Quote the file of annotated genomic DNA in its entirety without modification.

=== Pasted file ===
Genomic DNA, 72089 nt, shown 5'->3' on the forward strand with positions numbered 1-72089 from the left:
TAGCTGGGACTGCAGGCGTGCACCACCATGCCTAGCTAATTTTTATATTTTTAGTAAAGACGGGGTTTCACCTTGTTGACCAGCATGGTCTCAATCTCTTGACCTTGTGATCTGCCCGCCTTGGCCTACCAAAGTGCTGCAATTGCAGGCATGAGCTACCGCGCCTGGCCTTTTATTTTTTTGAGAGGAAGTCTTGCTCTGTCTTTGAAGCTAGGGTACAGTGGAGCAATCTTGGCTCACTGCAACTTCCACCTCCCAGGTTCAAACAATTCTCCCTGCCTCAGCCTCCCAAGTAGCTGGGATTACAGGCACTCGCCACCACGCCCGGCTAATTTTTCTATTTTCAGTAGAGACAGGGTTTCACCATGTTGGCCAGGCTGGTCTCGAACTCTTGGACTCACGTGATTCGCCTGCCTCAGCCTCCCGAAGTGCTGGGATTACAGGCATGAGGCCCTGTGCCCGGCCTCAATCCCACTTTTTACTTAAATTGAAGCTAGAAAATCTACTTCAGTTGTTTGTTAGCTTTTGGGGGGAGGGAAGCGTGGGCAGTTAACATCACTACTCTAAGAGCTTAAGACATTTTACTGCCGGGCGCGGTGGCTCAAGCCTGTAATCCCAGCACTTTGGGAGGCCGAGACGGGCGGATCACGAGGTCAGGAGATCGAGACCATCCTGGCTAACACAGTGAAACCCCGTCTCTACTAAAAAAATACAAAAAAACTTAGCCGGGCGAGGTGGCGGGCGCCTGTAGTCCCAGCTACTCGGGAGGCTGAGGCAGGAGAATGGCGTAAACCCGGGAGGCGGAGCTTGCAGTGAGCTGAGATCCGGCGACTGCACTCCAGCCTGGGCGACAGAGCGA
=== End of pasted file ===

Genomic DNA, 72089 nt, shown 5'->3' on the forward strand with positions numbered 1-72089 from the left:
TAGCTGGGACTGCAGGCGTGCACCACCATGCCTAGCTAATTTTTATATTTTTAGTAAAGACGGGGTTTCACCTTGTTGACCAGCATGGTCTCAATCTCTTGACCTTGTGATCTGCCCGCCTTGGCCTACCAAAGTGCTGCAATTGCAGGCATGAGCTACCGCGCCTGGCCTTTTATTTTTTTGAGAGGAAGTCTTGCTCTGTCTTTGAAGCTAGGGTACAGTGGAGCAATCTTGGCTCACTGCAACTTCCACCTCCCAGGTTCAAACAATTCTCCCTGCCTCAGCCTCCCAAGTAGCTGGGATTACAGGCACTCGCCACCACGCCCGGCTAATTTTTCTATTTTCAGTAGAGACAGGGTTTCACCATGTTGGCCAGGCTGGTCTCGAACTCTTGGACTCACGTGATTCGCCTGCCTCAGCCTCCCGAAGTGCTGGGATTACAGGCATGAGGCCCTGTGCCCGGCCTCAATCCCACTTTTTACTTAAATTGAAGCTAGAAAATCTACTTCAGTTGTTTGTTAGCTTTTGGGGGGAGGGAAGCGTGGGCAGTTAACATCACTACTCTAAGAGCTTAAGACATTTTACTGCCGGGCGCGGTGGCTCAAGCCTGTAATCCCAGCACTTTGGGAGGCCGAGACGGGCGGATCACGAGGTCAGGAGATCGAGACCATCCTGGCTAACACAGTGAAACCCCGTCTCTACTAAAAAAATACAAAAAAACTTAGCCGGGCGAGGTGGCGGGCGCCTGTAGTCCCAGCTACTCGGGAGGCTGAGGCAGGAGAATGGCGTAAACCCGGGAGGCGGAGCTTGCAGTGAGCTGAGATCCGGCGACTGCACTCCAGCCTGGGCGACAGAGCGA